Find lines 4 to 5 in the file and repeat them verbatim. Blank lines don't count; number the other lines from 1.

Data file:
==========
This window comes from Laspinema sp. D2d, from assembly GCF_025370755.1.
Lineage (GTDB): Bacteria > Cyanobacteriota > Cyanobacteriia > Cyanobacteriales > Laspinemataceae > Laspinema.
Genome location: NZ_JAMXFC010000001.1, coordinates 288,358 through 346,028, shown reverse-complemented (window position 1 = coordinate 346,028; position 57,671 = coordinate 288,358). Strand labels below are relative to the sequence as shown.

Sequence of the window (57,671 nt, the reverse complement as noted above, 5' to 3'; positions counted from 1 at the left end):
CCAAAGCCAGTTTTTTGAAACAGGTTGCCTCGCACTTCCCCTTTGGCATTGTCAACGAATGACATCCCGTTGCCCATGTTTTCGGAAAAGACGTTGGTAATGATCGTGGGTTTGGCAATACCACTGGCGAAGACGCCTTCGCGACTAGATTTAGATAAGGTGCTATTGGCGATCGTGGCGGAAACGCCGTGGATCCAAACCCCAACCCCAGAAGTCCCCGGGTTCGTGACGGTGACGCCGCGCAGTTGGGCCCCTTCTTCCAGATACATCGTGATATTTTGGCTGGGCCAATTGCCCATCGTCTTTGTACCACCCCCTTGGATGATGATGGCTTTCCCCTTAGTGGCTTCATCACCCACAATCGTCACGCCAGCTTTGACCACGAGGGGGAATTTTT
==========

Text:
Sequence of the window (57,671 nt, the reverse complement as noted above, 5' to 3'; positions counted from 1 at the left end):
CCAAAGCCAGTTTTTTGAAACAGGTTGCCTCGCACTTCCCCTTTGGCATTGTCAACGAATGACATCCCGTTGCCCATGTTTTCGGAAAAGACGTTGGTAATGATCGTGGGTTTGGCAATACCACTGGCGAAGACGCCTTCGCGACTAGATTTAGATAAGGTGCTATTGGCGATCGTGGCGGAAACGCCGTGGATCCAAACCCCAACCCCAGAAGTCCCCGGGTTCGTGACGGTGACGCCGCGCAGTTGGGCCCCTTCTTCCAGATACATCGTGATATTTTGGCTGGGCCAATTGCCCATCGTCTTTGTACCACCCCCTTGGATGATGATGGCTTTCCCCTTAGTGGCTTCATCACCCACAATCGTCACGCCAGCTTTGACCACGAGGGGGAATTTTT